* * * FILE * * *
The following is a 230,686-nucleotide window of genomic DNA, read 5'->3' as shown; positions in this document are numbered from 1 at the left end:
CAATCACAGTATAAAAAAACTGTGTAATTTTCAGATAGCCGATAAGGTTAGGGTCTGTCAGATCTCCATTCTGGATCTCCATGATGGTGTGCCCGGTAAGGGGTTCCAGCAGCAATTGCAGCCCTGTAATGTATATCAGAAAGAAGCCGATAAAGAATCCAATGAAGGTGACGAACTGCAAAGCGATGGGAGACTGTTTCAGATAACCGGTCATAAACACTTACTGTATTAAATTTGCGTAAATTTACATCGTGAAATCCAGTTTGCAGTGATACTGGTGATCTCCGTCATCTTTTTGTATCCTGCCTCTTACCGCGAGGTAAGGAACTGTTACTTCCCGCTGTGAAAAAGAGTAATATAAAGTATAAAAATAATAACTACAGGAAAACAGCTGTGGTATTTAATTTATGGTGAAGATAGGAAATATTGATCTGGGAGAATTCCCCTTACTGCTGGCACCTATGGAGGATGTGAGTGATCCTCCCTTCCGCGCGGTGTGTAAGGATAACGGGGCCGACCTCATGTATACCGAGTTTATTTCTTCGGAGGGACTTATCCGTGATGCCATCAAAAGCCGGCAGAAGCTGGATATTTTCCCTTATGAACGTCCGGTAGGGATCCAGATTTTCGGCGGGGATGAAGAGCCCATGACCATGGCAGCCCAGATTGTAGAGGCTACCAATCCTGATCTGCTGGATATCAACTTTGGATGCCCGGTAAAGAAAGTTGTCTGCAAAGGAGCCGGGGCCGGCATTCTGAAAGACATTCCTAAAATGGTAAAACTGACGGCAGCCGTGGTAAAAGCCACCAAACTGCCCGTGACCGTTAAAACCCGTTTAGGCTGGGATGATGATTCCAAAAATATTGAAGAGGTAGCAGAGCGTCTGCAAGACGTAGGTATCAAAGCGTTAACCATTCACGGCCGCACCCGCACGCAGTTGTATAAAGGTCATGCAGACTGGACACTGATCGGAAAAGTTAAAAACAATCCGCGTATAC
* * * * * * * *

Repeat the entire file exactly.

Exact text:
The following is a 230,686-nucleotide window of genomic DNA, read 5'->3' as shown; positions in this document are numbered from 1 at the left end:
CAATCACAGTATAAAAAAACTGTGTAATTTTCAGATAGCCGATAAGGTTAGGGTCTGTCAGATCTCCATTCTGGATCTCCATGATGGTGTGCCCGGTAAGGGGTTCCAGCAGCAATTGCAGCCCTGTAATGTATATCAGAAAGAAGCCGATAAAGAATCCAATGAAGGTGACGAACTGCAAAGCGATGGGAGACTGTTTCAGATAACCGGTCATAAACACTTACTGTATTAAATTTGCGTAAATTTACATCGTGAAATCCAGTTTGCAGTGATACTGGTGATCTCCGTCATCTTTTTGTATCCTGCCTCTTACCGCGAGGTAAGGAACTGTTACTTCCCGCTGTGAAAAAGAGTAATATAAAGTATAAAAATAATAACTACAGGAAAACAGCTGTGGTATTTAATTTATGGTGAAGATAGGAAATATTGATCTGGGAGAATTCCCCTTACTGCTGGCACCTATGGAGGATGTGAGTGATCCTCCCTTCCGCGCGGTGTGTAAGGATAACGGGGCCGACCTCATGTATACCGAGTTTATTTCTTCGGAGGGACTTATCCGTGATGCCATCAAAAGCCGGCAGAAGCTGGATATTTTCCCTTATGAACGTCCGGTAGGGATCCAGATTTTCGGCGGGGATGAAGAGCCCATGACCATGGCAGCCCAGATTGTAGAGGCTACCAATCCTGATCTGCTGGATATCAACTTTGGATGCCCGGTAAAGAAAGTTGTCTGCAAAGGAGCCGGGGCCGGCATTCTGAAAGACATTCCTAAAATGGTAAAACTGACGGCAGCCGTGGTAAAAGCCACCAAACTGCCCGTGACCGTTAAAACCCGTTTAGGCTGGGATGATGATTCCAAAAATATTGAAGAGGTAGCAGAGCGTCTGCAAGACGTAGGTATCAAAGCGTTAACCATTCACGGCCGCACCCGCACGCAGTTGTATAAAGGTCATGCAGACTGGACACTGATCGGAAAAGTTAAAAACAATCCGCGTATAC